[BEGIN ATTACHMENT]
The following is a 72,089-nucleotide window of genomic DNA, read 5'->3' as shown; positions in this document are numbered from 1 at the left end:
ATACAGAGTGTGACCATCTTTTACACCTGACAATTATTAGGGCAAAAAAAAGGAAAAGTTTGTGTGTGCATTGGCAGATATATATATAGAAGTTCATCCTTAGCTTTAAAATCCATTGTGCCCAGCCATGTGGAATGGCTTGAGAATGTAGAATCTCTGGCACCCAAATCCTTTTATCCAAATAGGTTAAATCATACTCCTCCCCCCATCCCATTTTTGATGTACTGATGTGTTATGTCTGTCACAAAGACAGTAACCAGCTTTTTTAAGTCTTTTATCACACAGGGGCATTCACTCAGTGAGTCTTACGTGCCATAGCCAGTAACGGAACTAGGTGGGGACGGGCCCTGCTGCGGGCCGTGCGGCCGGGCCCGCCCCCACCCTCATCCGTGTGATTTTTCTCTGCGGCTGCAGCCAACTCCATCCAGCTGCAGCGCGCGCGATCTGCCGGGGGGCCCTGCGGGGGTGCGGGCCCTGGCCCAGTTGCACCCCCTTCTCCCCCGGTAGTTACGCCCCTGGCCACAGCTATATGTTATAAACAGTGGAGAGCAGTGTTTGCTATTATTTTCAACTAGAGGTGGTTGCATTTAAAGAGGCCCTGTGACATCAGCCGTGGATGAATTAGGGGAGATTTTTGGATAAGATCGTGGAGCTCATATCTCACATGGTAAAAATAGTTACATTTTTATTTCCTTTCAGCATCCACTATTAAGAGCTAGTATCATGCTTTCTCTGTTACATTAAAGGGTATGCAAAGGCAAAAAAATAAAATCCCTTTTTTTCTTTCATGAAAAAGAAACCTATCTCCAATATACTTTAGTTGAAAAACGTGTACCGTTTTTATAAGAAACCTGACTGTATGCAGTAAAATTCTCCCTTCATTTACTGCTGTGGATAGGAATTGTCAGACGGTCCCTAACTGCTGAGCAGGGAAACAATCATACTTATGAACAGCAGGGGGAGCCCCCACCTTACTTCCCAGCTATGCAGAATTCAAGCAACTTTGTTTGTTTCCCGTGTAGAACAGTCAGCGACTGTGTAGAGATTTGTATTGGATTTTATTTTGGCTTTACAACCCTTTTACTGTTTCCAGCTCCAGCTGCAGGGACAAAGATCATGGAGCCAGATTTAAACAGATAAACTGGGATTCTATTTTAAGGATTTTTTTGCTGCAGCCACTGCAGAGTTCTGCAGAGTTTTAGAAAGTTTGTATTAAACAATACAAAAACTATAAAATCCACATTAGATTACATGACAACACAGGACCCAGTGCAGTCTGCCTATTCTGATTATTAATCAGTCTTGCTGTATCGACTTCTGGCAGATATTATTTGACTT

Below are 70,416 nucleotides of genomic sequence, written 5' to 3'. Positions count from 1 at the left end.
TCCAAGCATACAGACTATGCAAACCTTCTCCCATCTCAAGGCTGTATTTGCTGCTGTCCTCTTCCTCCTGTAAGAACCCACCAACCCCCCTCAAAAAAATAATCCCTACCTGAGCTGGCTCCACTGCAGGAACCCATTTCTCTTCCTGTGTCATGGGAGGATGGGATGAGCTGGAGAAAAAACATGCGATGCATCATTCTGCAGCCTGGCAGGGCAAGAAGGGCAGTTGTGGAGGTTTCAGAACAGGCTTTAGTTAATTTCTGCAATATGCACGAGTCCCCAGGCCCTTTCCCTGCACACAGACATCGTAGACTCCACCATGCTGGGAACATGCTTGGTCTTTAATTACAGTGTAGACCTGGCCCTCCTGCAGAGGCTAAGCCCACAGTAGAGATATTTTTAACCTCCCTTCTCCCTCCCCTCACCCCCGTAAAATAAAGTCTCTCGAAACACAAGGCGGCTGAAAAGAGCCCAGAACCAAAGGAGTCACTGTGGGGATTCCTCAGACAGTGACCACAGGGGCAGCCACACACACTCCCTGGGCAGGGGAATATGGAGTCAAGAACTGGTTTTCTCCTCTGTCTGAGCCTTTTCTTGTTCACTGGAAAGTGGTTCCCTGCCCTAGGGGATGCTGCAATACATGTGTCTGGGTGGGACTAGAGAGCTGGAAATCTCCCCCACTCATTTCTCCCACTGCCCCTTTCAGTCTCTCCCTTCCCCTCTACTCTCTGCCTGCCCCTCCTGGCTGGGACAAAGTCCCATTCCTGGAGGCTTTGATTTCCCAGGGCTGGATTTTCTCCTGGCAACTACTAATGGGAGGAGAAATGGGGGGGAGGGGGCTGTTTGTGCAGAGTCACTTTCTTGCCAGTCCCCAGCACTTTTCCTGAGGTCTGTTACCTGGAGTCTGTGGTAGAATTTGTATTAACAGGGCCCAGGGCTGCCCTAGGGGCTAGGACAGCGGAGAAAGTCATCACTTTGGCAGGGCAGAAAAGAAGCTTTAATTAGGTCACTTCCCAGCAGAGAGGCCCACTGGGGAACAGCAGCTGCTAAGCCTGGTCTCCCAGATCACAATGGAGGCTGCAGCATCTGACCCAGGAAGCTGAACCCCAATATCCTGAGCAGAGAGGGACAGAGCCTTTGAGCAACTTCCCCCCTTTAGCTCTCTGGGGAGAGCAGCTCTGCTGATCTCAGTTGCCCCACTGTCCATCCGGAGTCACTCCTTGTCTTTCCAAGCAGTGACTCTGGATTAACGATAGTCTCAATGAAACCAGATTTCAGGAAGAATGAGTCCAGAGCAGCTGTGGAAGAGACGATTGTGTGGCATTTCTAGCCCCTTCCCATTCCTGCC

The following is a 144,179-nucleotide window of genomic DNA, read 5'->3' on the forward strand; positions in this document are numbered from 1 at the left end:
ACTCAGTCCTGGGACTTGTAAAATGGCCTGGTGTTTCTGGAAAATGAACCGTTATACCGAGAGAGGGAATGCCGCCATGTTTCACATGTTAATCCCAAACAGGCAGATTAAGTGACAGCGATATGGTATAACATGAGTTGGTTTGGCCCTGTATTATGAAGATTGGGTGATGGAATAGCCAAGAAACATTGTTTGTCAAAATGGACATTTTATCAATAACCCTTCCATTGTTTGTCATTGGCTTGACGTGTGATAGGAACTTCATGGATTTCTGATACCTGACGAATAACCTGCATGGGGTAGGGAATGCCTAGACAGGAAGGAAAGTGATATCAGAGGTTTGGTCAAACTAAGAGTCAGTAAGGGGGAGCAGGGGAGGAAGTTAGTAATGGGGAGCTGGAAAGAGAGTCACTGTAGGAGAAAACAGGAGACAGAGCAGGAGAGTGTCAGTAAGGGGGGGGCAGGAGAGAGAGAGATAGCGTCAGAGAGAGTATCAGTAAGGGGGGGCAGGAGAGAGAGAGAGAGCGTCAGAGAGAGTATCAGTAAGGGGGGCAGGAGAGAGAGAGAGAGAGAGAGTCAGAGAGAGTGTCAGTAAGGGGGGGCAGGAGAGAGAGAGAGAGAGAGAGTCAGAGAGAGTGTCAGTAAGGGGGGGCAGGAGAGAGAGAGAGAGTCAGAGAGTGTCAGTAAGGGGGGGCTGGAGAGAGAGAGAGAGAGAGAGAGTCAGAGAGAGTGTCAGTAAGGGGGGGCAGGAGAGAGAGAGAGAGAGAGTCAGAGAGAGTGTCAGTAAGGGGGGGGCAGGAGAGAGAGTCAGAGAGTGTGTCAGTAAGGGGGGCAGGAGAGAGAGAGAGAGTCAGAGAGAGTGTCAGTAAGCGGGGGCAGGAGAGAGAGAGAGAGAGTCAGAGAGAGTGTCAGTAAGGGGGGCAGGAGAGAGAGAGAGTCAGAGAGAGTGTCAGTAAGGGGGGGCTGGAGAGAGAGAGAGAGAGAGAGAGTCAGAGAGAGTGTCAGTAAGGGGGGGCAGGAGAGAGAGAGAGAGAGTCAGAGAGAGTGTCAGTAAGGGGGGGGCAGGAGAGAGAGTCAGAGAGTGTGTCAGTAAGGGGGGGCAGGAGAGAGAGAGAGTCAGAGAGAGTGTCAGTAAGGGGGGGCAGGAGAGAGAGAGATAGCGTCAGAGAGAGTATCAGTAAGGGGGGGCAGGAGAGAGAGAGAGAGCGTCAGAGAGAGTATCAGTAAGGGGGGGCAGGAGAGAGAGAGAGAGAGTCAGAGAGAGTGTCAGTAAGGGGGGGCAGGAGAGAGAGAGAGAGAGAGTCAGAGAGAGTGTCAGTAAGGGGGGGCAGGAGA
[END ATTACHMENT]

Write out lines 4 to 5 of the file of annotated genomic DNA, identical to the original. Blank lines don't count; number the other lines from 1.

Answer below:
TCCAAGCATACAGACTATGCAAACCTTCTCCCATCTCAAGGCTGTATTTGCTGCTGTCCTCTTCCTCCTGTAAGAACCCACCAACCCCCCTCAAAAAAATAATCCCTACCTGAGCTGGCTCCACTGCAGGAACCCATTTCTCTTCCTGTGTCATGGGAGGATGGGATGAGCTGGAGAAAAAACATGCGATGCATCATTCTGCAGCCTGGCAGGGCAAGAAGGGCAGTTGTGGAGGTTTCAGAACAGGCTTTAGTTAATTTCTGCAATATGCACGAGTCCCCAGGCCCTTTCCCTGCACACAGACATCGTAGACTCCACCATGCTGGGAACATGCTTGGTCTTTAATTACAGTGTAGACCTGGCCCTCCTGCAGAGGCTAAGCCCACAGTAGAGATATTTTTAACCTCCCTTCTCCCTCCCCTCACCCCCGTAAAATAAAGTCTCTCGAAACACAAGGCGGCTGAAAAGAGCCCAGAACCAAAGGAGTCACTGTGGGGATTCCTCAGACAGTGACCACAGGGGCAGCCACACACACTCCCTGGGCAGGGGAATATGGAGTCAAGAACTGGTTTTCTCCTCTGTCTGAGCCTTTTCTTGTTCACTGGAAAGTGGTTCCCTGCCCTAGGGGATGCTGCAATACATGTGTCTGGGTGGGACTAGAGAGCTGGAAATCTCCCCCACTCATTTCTCCCACTGCCCCTTTCAGTCTCTCCCTTCCCCTCTACTCTCTGCCTGCCCCTCCTGGCTGGGACAAAGTCCCATTCCTGGAGGCTTTGATTTCCCAGGGCTGGATTTTCTCCTGGCAACTACTAATGGGAGGAGAAATGGGGGGGAGGGGGCTGTTTGTGCAGAGTCACTTTCTTGCCAGTCCCCAGCACTTTTCCTGAGGTCTGTTACCTGGAGTCTGTGGTAGAATTTGTATTAACAGGGCCCAGGGCTGCCCTAGGGGCTAGGACAGCGGAGAAAGTCATCACTTTGGCAGGGCAGAAAAGAAGCTTTAATTAGGTCACTTCCCAGCAGAGAGGCCCACTGGGGAACAGCAGCTGCTAAGCCTGGTCTCCCAGATCACAATGGAGGCTGCAGCATCTGACCCAGGAAGCTGAACCCCAATATCCTGAGCAGAGAGGGACAGAGCCTTTGAGCAACTTCCCCCCTTTAGCTCTCTGGGGAGAGCAGCTCTGCTGATCTCAGTTGCCCCACTGTCCATCCGGAGTCACTCCTTGTCTTTCCAAGCAGTGACTCTGGATTAACGATAGTCTCAATGAAACCAGATTTCAGGAAGAATGAGTCCAGAGCAGCTGTGGAAGAGACGATTGTGTGGCATTTCTAGCCCCTTCCCATTCCTGCC

The following is a 144,179-nucleotide window of genomic DNA, read 5'->3' on the forward strand; positions in this document are numbered from 1 at the left end: